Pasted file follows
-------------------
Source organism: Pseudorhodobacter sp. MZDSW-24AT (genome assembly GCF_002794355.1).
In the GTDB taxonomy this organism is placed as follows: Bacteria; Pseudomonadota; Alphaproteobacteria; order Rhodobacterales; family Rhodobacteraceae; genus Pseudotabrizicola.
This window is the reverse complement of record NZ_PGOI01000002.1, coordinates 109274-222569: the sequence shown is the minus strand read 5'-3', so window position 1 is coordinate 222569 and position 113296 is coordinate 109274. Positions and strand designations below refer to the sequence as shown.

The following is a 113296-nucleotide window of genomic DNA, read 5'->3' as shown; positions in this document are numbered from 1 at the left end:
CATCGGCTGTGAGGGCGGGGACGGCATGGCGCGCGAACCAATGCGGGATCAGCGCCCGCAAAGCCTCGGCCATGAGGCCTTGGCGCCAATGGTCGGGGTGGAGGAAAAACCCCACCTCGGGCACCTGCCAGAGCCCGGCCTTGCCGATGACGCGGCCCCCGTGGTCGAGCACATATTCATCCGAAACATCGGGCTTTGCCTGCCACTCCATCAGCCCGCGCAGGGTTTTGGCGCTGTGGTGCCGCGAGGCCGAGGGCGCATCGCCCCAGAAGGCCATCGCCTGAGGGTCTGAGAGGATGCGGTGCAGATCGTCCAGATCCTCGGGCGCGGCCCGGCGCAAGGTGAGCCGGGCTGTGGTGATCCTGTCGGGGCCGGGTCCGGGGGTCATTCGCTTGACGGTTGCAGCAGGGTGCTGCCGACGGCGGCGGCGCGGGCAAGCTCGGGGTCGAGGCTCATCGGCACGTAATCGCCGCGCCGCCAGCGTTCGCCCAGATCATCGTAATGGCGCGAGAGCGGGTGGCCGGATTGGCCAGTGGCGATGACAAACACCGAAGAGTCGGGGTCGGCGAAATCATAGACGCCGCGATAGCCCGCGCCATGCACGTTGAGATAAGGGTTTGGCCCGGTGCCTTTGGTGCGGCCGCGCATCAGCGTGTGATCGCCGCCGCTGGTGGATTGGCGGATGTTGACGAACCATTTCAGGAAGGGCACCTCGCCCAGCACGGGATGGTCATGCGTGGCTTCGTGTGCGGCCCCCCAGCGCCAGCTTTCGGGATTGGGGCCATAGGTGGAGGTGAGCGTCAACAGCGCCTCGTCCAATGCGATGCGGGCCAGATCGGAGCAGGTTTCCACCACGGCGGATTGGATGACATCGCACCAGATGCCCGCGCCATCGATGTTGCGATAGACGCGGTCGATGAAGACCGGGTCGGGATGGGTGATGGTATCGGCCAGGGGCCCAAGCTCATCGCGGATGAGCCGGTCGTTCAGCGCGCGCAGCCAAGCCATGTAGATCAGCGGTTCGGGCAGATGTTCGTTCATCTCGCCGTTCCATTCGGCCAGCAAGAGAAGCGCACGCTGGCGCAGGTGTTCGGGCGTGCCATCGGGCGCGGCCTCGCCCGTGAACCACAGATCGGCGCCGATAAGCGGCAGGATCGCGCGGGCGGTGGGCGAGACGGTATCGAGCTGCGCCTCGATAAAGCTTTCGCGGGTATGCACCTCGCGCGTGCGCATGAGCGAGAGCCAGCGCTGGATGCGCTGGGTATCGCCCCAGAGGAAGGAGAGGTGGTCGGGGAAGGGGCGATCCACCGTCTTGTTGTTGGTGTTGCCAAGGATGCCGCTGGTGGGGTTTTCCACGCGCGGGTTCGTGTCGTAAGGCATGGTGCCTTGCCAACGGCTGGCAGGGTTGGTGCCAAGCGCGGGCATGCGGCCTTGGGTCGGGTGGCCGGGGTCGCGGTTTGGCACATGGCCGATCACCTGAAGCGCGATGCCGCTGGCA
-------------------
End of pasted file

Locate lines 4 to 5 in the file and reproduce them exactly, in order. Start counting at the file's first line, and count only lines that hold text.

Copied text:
The following is a 113296-nucleotide window of genomic DNA, read 5'->3' as shown; positions in this document are numbered from 1 at the left end:
CATCGGCTGTGAGGGCGGGGACGGCATGGCGCGCGAACCAATGCGGGATCAGCGCCCGCAAAGCCTCGGCCATGAGGCCTTGGCGCCAATGGTCGGGGTGGAGGAAAAACCCCACCTCGGGCACCTGCCAGAGCCCGGCCTTGCCGATGACGCGGCCCCCGTGGTCGAGCACATATTCATCCGAAACATCGGGCTTTGCCTGCCACTCCATCAGCCCGCGCAGGGTTTTGGCGCTGTGGTGCCGCGAGGCCGAGGGCGCATCGCCCCAGAAGGCCATCGCCTGAGGGTCTGAGAGGATGCGGTGCAGATCGTCCAGATCCTCGGGCGCGGCCCGGCGCAAGGTGAGCCGGGCTGTGGTGATCCTGTCGGGGCCGGGTCCGGGGGTCATTCGCTTGACGGTTGCAGCAGGGTGCTGCCGACGGCGGCGGCGCGGGCAAGCTCGGGGTCGAGGCTCATCGGCACGTAATCGCCGCGCCGCCAGCGTTCGCCCAGATCATCGTAATGGCGCGAGAGCGGGTGGCCGGATTGGCCAGTGGCGATGACAAACACCGAAGAGTCGGGGTCGGCGAAATCATAGACGCCGCGATAGCCCGCGCCATGCACGTTGAGATAAGGGTTTGGCCCGGTGCCTTTGGTGCGGCCGCGCATCAGCGTGTGATCGCCGCCGCTGGTGGATTGGCGGATGTTGACGAACCATTTCAGGAAGGGCACCTCGCCCAGCACGGGATGGTCATGCGTGGCTTCGTGTGCGGCCCCCCAGCGCCAGCTTTCGGGATTGGGGCCATAGGTGGAGGTGAGCGTCAACAGCGCCTCGTCCAATGCGATGCGGGCCAGATCGGAGCAGGTTTCCACCACGGCGGATTGGATGACATCGCACCAGATGCCCGCGCCATCGATGTTGCGATAGACGCGGTCGATGAAGACCGGGTCGGGATGGGTGATGGTATCGGCCAGGGGCCCAAGCTCATCGCGGATGAGCCGGTCGTTCAGCGCGCGCAGCCAAGCCATGTAGATCAGCGGTTCGGGCAGATGTTCGTTCATCTCGCCGTTCCATTCGGCCAGCAAGAGAAGCGCACGCTGGCGCAGGTGTTCGGGCGTGCCATCGGGCGCGGCCTCGCCCGTGAACCACAGATCGGCGCCGATAAGCGGCAGGATCGCGCGGGCGGTGGGCGAGACGGTATCGAGCTGCGCCTCGATAAAGCTTTCGCGGGTATGCACCTCGCGCGTGCGCATGAGCGAGAGCCAGCGCTGGATGCGCTGGGTATCGCCCCAGAGGAAGGAGAGGTGGTCGGGGAAGGGGCGATCCACCGTCTTGTTGTTGGTGTTGCCAAGGATGCCGCTGGTGGGGTTTTCCACGCGCGGGTTCGTGTCGTAAGGCATGGTGCCTTGCCAACGGCTGGCAGGGTTGGTGCCAAGCGCGGGCATGCGGCCTTGGGTCGGGTGGCCGGGGTCGCGGTTTGGCACATGGCCGATCACCTGAAGCGCGATGCCGCTGGCA